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The losses among old native words in the English language

The losses among old native words in the English language
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The losses among old native words in the English language

1. Different factors wich had the influence on the English language
History of the English language is one of the fundamental courses forming linguistic background of a specialist in philology.
Many factors influenced this language, converting it into the prevalently analytical language of today, with scarcity of nominal forms and a verbal system that much outweights the systems of many other European languages in its segmentation of the verbal component. It has many more borrowings than the majority of tongues and is magnificently flexible in adjusting to any need to express a new notion.Without knowing the language we just feel that some words in English are borrowed, some have very close meanings, some form their paradigmatic forms regularly and some have irregular forms.
The inclusion of such high-frequency elements as articles, pronouns, prepositions, conjunctions, auxiliary verbs and numerals, or, at least, the majority of them, in the body of inherited lexical items, underlines their centrality in function and explains the completely different proportion of native words to borrowed words in actual language use.
However, a lot of element,important for future development for English, had been lost during the different periods and process. The locess among some words has changed not only their stryctyre, but also their meanings.
The passing out of use of large numbers of Old English words and their displacement, in a great many cases, by lexical items from other, especially Romance, languages did, among other things, notably diminish the original similarities in lexis between English and German. At the present unsatisfactory state of Old English lexicography and of the historical study of lexis in general, the reasons for the disappearance of particular individual words are difficult to give.
Obviously, the potential conditioning factors underlying lexical changes of the kind under consideration are manifold and include pressure from outside the system as well as pressures which result from changes within the system (or 'intrasystemic changes). Among the factors of the latter kind which have been assigned a more or less important role in the process, there are for example avoidance of am-biguity which may arise from either insufficient phonetic distinctiveness or complete loss of such phonetic distinctiveness of two or more words due to phonetic changes (also described as 'conflict of homonyms' or 'homonymic clash') or, much less frequently, from the representation of a diversity of meanings by a single word(‘polysemy’).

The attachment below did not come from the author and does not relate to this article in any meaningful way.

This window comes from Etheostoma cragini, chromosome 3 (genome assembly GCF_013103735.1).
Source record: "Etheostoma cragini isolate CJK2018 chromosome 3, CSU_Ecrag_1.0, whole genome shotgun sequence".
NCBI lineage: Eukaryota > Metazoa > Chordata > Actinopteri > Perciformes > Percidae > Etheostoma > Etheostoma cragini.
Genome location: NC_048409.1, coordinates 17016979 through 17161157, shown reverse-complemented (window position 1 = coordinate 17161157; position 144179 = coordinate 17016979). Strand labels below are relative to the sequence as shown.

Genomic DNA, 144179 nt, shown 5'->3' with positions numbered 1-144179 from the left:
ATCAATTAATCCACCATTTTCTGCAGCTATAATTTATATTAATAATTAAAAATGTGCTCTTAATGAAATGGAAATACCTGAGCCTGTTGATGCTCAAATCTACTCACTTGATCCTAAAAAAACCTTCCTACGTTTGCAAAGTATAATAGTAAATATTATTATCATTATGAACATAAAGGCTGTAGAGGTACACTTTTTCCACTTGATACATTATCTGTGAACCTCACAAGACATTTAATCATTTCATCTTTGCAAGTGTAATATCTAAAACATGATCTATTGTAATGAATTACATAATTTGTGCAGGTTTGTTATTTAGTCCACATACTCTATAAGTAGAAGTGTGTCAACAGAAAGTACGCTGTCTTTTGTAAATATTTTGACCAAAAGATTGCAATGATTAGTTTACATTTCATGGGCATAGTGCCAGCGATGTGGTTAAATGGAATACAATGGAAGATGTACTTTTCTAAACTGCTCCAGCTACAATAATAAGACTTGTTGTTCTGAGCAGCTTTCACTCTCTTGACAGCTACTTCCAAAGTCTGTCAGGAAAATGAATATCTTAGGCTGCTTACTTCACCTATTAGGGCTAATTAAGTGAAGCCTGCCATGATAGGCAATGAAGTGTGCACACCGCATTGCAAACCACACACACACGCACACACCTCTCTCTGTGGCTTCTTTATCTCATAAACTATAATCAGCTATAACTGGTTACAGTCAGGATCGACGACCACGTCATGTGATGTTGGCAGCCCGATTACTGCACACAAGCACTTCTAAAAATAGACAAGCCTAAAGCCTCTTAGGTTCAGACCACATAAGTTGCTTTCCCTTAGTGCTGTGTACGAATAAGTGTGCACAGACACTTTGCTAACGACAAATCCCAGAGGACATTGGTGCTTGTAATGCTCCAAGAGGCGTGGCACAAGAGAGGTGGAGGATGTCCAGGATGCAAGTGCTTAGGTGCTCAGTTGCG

The possibility of reduction of, or deficiency in, phonetic substance as s cause (or one of the causes) of the loss of words has been pointed out , for example, in connection with Old English lexical items like (w)(>ME) `law, marriage, etc.` (cogn w G Ehe), `(>ME ) (cogn w OHG aha, preserved in place names in –ach or –a)`a body of water , river, stream, `and others. `Greater phonetic suitability`, or `greater expressiveness`, may have been one of the reasons, for example, for the falling into disuse of EmodE nim (>OE niman (cogn w HG nehmen)) and its replacement by take (>ON), but does , on the whole, represent a factor difficult to objectify. Sound-changes brought about coalescene of form, or phonetic similarity, or , in other words, homonymy or near – homonymy, in case like the tollowing: OE br d(e) (cogn w OHG brato Braten) > ME brede, (varr breden, bread, etc.) and OE bread (cogn w OHG brot) > ME bred, varr brede2 (and breed, bread). Compare:
l)swines brede is swl e swete, swa is of wilde dere {a 1225)
2)spare nother mete nor drynke, and spare for no dyrthe of wyne nor of brede (roasted meat) (a 1475)
3)he shal renne to toune and brynge vs breed (bread) and wyn (c 1390)
4)pe more plente рои hast of flesche, pe lasse the nedep to spende of brede (bread) (a 1450)
The group is enlarged by OE bred(u) (cogn w OHG breiti`breadth') > ME brede, and OE bred(pl bredu) (cogn w OHG bret `board') > ME bred/brede.

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